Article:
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Why is employee advocacy important?

What is employee advocacy, and how can a well-run employee advocacy program impact your business? Here’s everything you need to know to get going.

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A formalized employee advocacy program can expand your organic reach by 200% and increase profitability by 23%.

But what is employee advocacy, why is it so important and – crucially – how do you make it a success at your organization? 

Here’s what we’ll cover:

What is employee advocacy? 

A recent Forbes article sums up employee advocacy:

“Employee advocacy simply means the promotion and awareness of a company and/or its products and services by the employees who work there.”

In many respects, this isn’t a new thing. Businesses have always expected their employees to be ambassadors for their brand. What’s (relatively) new is the potential audience employee advocacy has on social media and how this taps into changing consumer priorities. 

The benefits of employee advocacy for employers and employees

Like any effective business initiative, the ultimate benefit of employee advocacy programs is more revenue and increased profitability. 

People trust individual accounts more than official brand channels. Social media content shared by employees gets eight times more engagement than content shared through the brand’s own social channels and is shared 25 times more frequently. 

Other business benefits of employee advocacy include:

  • Brand awareness – tap into your employees’ networks to get your brand in front of more people
  • A wider network for your products – build an audience outside your official brand channels
  • A wider hiring pool – with record job vacancies unfulfilled in the wake of the Great Resignation, using your employees’ networks to find great new hires is a sensible move
  • Improved employee engagement – employees feel they are contributing to a wider goal by helping promote the company

Employee benefits of employee advocacy include:

  • Thought leadership – sharing and discussing industry content builds their professional image
  • Networking – employee advocacy allows employees to expand their professional network, offering a range of career benefits and a host of knowledge they can tap into
  • Incentives – enthusiastic brand advocates may be more likely to be promoted to leadership positions

Different types of employee advocacy

Company swag

A basic but effective way to build brand recognition. 

If your team is heading to a trade fair or conference, why not equip them with some eye-catching merch to drive awareness of your brand and start conversations with useful contacts? 

Top tip: think beyond stationery and single-use plastics. Invest in merch that people genuinely find useful, and can take home after the event. Reusable water bottles, bamboo travel mugs, or fair-trade clothing is a good place to start. 

Social media

Half of all employees share content from or about their employer on social media – and 33% do this unprompted.

This is a huge well of potential to tap into. With the right intervention, it can do wonders for your organic reach. Equally, if you don’t direct it, this well of potential becomes a potential liability.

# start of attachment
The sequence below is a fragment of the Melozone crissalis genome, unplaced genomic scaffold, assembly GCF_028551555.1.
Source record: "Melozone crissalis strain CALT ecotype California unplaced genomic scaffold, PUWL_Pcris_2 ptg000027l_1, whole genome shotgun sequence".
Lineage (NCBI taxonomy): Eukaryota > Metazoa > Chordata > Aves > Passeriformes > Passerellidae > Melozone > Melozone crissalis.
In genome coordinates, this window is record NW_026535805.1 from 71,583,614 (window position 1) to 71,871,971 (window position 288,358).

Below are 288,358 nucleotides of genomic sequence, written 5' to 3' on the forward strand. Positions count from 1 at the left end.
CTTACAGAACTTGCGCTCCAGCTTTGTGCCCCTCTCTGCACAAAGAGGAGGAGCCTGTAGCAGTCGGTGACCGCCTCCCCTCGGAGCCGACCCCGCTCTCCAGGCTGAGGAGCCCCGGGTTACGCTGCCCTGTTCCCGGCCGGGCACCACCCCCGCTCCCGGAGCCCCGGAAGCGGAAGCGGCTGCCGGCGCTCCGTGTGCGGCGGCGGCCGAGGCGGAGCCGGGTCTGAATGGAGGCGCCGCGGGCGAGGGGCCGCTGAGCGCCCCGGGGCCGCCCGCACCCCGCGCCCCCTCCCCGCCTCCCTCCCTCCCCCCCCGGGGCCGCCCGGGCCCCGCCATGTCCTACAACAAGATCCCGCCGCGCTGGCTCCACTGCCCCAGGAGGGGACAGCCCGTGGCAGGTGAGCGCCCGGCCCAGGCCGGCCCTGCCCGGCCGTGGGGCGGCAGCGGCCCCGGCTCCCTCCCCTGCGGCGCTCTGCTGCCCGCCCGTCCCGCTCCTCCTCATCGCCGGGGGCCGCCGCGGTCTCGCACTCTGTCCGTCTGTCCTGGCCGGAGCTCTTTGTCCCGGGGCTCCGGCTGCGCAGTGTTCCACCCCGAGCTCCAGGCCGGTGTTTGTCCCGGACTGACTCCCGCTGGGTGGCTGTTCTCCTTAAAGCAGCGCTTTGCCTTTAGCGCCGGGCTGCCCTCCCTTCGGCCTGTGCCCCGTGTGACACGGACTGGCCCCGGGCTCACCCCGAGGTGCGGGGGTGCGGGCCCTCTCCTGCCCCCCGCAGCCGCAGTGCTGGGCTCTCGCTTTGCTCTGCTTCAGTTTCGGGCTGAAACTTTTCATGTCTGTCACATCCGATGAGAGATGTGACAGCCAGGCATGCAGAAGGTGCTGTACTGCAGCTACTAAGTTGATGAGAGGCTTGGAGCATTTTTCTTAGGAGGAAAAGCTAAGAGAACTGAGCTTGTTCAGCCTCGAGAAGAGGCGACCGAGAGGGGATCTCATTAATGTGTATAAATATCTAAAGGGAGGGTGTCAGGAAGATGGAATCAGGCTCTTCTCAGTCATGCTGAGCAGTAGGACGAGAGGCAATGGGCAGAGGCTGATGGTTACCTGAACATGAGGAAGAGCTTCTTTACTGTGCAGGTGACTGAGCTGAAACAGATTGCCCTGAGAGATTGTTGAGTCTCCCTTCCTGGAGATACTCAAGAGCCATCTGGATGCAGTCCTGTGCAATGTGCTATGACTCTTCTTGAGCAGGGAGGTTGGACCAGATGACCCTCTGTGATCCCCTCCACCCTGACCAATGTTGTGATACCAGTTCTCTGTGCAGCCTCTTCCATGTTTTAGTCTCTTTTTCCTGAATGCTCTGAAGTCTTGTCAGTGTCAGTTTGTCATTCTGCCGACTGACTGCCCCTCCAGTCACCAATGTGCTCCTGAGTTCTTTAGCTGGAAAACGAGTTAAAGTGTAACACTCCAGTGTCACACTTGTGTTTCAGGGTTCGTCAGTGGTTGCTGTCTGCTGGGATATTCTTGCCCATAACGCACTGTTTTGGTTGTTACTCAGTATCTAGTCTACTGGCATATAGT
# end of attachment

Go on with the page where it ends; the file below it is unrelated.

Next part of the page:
There is one, huge “don’t” of social media employee advocacy – and that is don’t let your employees do it with no materials or instructions to guide them

To retain control of your brand’s image on social media, it’s vital that you:

  • Create a social media policy for all employees
  • Share best practices through training
  • Incentivize positive social coverage

Think about appropriate content for each channel, and how your employees can maximize their reach. Encourage thought leadership on LinkedIn and highly visual ad campaigns or product launches on Instagram, for example. 

In person

If your team has ever visited a recruitment fair, conference or other work event, you’re likely already encouraging some level of employee advocacy. 

Having representatives from across your business talk about how their experiences working with you, or their role in developing new products, is a powerful tool. Encourage your audience to ask questions, and always hang around afterwards – you never know what doors this could open. 

Common employee advocacy pitfalls

Launching a program for a disengaged workforce

A disengaged workforce – or a workforce that doesn’t buy into the wider goals of your business – won’t be effective advocates for your products or services. Your employees need to buy into your products, services and overall brand themselves if your employee advocacy program is to succeed. 

Using a brand-first approach

Consumers respond well to genuine voices in employee advocacy programs. Branded content, like copy-pasted social media posts, is easily identifiable. These have their place on your official channels, but will sound forced (and perhaps a little corny) when shared by your employees. 

To avoid this, avoid centrally-written brand copy and encourage your employees to tell their own stories. With 88% of consumers saying that authenticity is a key factor when deciding what brands they like and support, letting your employees be themselves is vital for success. 

How to create a successful employee advocacy program

Establish objectives and KPIs

What are you hoping to achieve with your employee advocacy program? Set some goals (for example, “decrease in open vacancies by X%”, “increase organic reach by Y%”) and ensure you have the means to track them. 

Incentivise participation

Your employees are more driven to speak positively of you on social media if you recognize and reward their efforts. Affiliate links, commission from direct sales and referral bonuses are all fantastic ways of saying ‘thank you’ to your employees for being great brand advocates.  

Encourage authenticity

Avoid canned text. Let your employees speak for themselves and share their own experiences – whether that’s for a recruitment campaign, or how they worked on a particular product. 

Provide training and resources

Let your employees’ voices shine through, but provide a breadth of resources to express themselves in the most effective way possible. 

This could include: 

  • Shareable branded images and posters for social media
  • Training on how to build a personal brand online to increase follower count
  • Introductory training for employees unsure of social media
  • A wide range of merchandise for events 

How to measure the success of your employee advocacy program

Keeping your employee advocacy program on track for success is all about measuring the right things. 

  • Adoption rate: start simple. How many employees are buying into your program? If you’re not seeing the enthusiasm you want, consider whether enough people know about it, whether the incentives are strong enough, or whether your workforce is engaged enough to make it a success.